Texas was the ideal location to test the anti-tank weapons because of its huge landmass. The base is situated north of Austin and south of Waco. It’s at least 50 miles out from the nearest large city.

Now Fort Hood serves as a place to mobilize National Guard and reserve troops. There are multiple children and elderly care divisions located on the base. It also has a population of more than 13,000 civilian employees and contractors.

Fort Benning

Built approximately 100 years ago, Fort Benning is located on the border of Alabama and Georgia. It’s part of the “tri-community” area of Fort Benning, Phenix City and Columbus, Georgia’s second-largest city. This Army base is the home to some of the most well-trained infantry in the world.

It was home to nearly 100,000 soldiers, including officers and enlisted men, during WWII. Now, there are just over 27,000 active duty personnel on base, and it is one of the main locations where soldiers attend basic training and home to thousands of families.

The base even has its own renowned schooling system for military children up to grade 8.

Joint Base Lewis-McChord

Located near Tacoma, Washington, this installation is a joint effort of the Army and Air Forces. Fort Lewis dates back to 1917 while the McChord airfield was established in 1930. However, the bases weren’t merged until 2010.

As a joint base, it’s one of the largest in the U.S. military with over 50,000 family members, 27,000 military members, 10,000 civilians, and over 100,000 retirees. Its location in the Pacific Northwest is a strategic benefit for deployment and humanitarian efforts.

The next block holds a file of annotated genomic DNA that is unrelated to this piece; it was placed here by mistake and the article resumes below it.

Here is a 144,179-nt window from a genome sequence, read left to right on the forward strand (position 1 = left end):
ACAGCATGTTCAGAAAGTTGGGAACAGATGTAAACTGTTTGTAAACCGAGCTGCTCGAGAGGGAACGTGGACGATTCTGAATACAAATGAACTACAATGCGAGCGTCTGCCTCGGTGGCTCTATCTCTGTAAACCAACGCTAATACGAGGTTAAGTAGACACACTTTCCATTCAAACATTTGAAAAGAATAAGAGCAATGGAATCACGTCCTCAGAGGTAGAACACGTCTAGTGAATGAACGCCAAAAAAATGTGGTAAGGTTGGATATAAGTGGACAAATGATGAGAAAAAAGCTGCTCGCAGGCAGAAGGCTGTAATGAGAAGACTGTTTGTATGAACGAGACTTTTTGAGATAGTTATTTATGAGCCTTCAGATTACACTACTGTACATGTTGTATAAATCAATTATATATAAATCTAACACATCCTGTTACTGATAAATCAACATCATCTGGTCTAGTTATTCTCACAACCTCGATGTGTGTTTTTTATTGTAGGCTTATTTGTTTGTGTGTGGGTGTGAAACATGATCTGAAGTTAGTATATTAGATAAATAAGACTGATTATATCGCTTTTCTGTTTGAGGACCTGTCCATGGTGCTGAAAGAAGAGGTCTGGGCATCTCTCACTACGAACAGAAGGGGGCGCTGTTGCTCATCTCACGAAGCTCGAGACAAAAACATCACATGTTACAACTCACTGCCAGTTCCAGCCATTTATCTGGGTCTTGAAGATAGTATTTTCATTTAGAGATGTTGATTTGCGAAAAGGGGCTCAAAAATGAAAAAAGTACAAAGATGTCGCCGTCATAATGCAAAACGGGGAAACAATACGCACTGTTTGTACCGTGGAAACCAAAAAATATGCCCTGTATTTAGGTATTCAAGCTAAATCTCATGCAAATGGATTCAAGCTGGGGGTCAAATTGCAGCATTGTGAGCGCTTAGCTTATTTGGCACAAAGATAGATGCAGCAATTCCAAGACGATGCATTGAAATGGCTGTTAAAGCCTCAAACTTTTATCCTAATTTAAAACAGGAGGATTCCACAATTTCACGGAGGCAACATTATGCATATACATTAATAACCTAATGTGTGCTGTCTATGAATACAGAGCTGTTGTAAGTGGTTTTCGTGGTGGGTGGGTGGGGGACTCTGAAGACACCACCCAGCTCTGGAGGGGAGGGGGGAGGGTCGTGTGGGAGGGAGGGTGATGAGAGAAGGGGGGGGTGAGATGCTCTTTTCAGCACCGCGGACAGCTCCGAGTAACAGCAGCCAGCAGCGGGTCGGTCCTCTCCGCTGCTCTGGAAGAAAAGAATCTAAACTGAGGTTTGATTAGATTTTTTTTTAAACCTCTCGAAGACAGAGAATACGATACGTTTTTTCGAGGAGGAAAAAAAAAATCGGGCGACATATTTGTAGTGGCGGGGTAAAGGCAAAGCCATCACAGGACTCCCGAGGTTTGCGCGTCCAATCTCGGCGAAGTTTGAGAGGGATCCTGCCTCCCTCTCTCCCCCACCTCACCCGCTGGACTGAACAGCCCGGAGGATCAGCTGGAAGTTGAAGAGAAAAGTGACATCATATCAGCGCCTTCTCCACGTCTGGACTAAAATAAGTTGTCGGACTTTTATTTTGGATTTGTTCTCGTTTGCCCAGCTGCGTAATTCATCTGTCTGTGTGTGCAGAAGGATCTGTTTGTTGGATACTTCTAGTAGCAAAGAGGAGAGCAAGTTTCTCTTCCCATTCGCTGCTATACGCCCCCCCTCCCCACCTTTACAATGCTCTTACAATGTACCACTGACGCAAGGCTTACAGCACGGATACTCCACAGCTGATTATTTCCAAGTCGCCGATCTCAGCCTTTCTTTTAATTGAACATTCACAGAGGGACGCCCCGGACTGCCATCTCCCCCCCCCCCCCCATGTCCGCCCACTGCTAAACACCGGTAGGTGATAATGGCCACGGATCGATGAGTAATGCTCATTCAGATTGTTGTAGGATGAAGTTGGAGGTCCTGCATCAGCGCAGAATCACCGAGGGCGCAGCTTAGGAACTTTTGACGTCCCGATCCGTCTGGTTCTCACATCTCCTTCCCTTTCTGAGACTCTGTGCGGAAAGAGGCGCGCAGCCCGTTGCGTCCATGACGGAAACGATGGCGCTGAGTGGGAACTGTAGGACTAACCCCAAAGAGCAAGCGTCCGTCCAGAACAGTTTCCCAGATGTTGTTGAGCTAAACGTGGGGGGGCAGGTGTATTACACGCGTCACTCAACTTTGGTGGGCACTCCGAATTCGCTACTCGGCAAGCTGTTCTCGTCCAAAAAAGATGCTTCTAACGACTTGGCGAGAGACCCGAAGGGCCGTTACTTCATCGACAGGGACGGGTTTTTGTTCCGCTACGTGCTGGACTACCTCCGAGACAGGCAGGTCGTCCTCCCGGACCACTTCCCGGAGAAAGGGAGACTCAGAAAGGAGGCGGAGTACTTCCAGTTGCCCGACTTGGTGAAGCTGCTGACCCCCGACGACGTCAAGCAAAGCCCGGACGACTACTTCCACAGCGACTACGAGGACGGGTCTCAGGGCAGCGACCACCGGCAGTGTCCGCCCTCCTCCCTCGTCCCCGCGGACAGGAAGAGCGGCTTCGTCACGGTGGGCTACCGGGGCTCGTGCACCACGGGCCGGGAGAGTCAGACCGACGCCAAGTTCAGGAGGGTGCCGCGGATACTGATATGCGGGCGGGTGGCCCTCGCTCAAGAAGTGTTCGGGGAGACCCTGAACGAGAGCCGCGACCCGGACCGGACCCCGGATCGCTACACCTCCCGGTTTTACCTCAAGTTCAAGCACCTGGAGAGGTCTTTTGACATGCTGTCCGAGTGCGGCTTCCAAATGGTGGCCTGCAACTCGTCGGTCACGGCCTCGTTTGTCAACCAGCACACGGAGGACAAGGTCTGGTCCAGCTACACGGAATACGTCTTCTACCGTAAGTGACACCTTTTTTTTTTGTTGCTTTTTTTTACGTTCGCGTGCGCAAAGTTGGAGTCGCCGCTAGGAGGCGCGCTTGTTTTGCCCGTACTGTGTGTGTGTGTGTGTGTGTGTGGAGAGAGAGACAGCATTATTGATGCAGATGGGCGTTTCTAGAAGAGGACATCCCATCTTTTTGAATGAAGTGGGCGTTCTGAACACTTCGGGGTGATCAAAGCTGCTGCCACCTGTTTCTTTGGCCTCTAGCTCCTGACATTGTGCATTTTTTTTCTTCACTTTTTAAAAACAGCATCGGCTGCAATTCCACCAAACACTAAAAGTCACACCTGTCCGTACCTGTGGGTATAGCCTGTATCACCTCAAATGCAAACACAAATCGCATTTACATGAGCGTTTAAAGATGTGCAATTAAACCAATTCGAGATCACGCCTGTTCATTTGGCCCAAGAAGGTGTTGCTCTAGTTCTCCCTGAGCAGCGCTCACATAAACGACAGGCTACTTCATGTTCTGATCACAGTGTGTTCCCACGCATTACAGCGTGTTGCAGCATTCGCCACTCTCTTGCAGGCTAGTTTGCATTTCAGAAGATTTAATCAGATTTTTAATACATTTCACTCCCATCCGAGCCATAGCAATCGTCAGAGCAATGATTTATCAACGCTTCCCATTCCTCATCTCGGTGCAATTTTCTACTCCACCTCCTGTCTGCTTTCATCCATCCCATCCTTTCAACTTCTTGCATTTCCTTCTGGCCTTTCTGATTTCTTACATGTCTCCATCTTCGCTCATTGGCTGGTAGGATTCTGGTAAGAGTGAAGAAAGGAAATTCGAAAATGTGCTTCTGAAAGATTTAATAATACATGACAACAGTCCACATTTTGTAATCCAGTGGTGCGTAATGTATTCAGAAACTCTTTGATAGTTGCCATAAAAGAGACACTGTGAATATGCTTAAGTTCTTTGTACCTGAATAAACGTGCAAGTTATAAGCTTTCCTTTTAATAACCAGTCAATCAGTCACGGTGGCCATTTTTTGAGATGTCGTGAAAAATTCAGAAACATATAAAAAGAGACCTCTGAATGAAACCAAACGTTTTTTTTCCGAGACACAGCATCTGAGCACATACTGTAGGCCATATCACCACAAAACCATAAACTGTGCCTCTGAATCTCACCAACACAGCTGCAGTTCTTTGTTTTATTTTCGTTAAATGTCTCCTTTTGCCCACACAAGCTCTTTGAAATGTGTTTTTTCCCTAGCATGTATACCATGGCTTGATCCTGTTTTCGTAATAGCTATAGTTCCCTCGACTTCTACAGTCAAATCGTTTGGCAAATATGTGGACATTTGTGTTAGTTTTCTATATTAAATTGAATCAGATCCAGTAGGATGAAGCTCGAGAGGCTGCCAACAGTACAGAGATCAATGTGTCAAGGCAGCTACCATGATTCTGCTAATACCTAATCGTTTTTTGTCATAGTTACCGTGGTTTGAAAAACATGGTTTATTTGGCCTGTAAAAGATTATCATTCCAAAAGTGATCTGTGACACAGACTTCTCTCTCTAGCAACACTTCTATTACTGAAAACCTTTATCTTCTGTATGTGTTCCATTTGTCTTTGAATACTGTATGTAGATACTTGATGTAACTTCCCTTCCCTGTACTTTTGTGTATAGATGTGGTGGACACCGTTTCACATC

Most of the population of Lewis-McChord is located in Fort Lewis with only several thousand living on McChord Field.

Other Notable Bases

The list above consists of some of the most well-known Army bases because they are located on U.S. soil. However, there are thousands of soldiers stationed at forts and joint bases around the world.

No matter where the Army base is located, asbestos may be a risk if the installations were built prior to 1980. Asbestos was definitely a risk prior to military regulations on the substance.

Other countries that are home to U.S. Army bases include:

  • Japan (84 bases)
  • Germany (38)
  • Italy (3)
  • Israel
  • Kosovo
  • Kuwait
  • South Korea

Asbestos Exposure Risks on Base

The bases listed above, like Fort Bragg, are old.

Fort Bragg is home to some historical buildings like the Grey Whale Inn dating back to 1915 or the Guest House Museum built in 1892, and construction of new buildings continued right through the age of asbestos.

Older buildings, specifically those built between 1930 and 1980, pose the greatest asbestos exposure risks. This is true of any building on any Army base.

People most at risk of asbestos exposure on base include:

Even though the Army took major efforts to remove asbestos on its bases, it can still be found on many bases, and there may still be a small risk of exposure.

In fact, the Army has issued warning statements for asbestos on bases as late as 2010.

One memo stated that “the Army recently experienced a potential soldier exposure to asbestos while executing a self-help renovation/demolition operation conducted in a barracks. Because DOD facilities continue to contain asbestos products, Soldiers and civilians must be informed of asbestos hazards and proper handling and management requirements.”